Effect of Dietary Mineral Content and Phytase Dose on Nutrient Utilization, Performance, Egg Traits and Bone Mineralization in Laying Hens from 22 to 31 Weeks of Age
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Autor/aJavadi, Mehran; Pascual, Juan J.; Cambra-López, María; Macías-Vidal, Judit; Donadeu, Andrés; Dupuy, Javier; Carpintero, Laura; Ferrer, Pablo; Cerisuelo, Alba
Cita bibliográficaJavadi, M., Pascual, J.J., Cambra-López, M., Macías-Vidal, J., Donadeu, A., Dupuy, J. et al.(2021). Effect of Dietary Mineral Content and Phytase Dose on Nutrient Utilization, Performance, Egg Traits and Bone Mineralization in Laying Hens from 22 to 31Weeks of Age. Animals, 11(6), 1495.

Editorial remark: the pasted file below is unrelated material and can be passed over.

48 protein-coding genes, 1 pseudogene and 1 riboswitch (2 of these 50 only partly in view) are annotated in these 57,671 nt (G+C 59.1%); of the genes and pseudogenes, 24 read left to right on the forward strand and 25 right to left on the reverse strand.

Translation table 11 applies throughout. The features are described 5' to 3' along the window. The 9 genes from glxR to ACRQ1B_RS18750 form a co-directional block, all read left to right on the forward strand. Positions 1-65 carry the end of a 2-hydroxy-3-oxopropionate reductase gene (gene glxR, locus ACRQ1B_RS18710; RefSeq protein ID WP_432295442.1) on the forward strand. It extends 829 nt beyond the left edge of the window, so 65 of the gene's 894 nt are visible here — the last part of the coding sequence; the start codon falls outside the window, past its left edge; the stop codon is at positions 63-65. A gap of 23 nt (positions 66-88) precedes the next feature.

A total of 192 laying hens were used to evaluate the effect of dietary mineral content and phytase dose on nutrient utilization, egg production and quality and bone mineralization of young laying hens. Four dietary treatments were studied: PC, positive control with no added phytase, 4.07% Ca and 0.61% P; NC, negative control with no added phytase, 2.97% Ca and 0.37% P; and P500 and P1000, where NC diet was supplemented with phytase at 500 and 1000 FTU/kg, respectively. Hens’ performance and egg traits were controlled from 22 to 31 weeks of age. Coefficients of total tract apparent digestibility (CTTAD) of nutrients were determined at 25 and 31 weeks of age. Apparent ileal digestibility (AID) and blood content of Ca and P, as well as bone traits, were determined at 31 weeks of age. Ca and P retention was higher in birds on PC diet at 25 weeks, but not at 31 weeks of age compared to those on NC diet (p < 0.05). P1000 birds had the highest CTTAD values for dry and organic matter at both ages (p < 0.001). CTTAD of Ca was significantly higher in P1000 diet than in NC diet at 31 weeks of age (p < 0.001). Birds fed with P500 diet at 25 weeks of age and P1000 at 31 weeks of age showed higher CTTAD and retention of P, but lower excretion of P than those fed NC diet (p < 0.05). Phytase inclusion linearly increased AID of dry matter and P (p < 0.001). P500 hens fed had the greatest body weight at the end of the trial (p < 0.05) and P1000 birds had the best feed conversion ratio (p < 0.05). Fowl fed a PC diet produced eggs with higher shell thickness and yolk color than those fed on NC diet (p < 0.05). Phytase inclusion linearly increased the yolk color (p < 0.05). Tibia of laying hens fed with PC had significantly higher ash content than those on NC diet (p < 0.05), and birds fed with P1000 presented intermediate values. It can be concluded that it would be advisable to increase the dose of phytase in the feed of laying hens to obtain long-term benefits.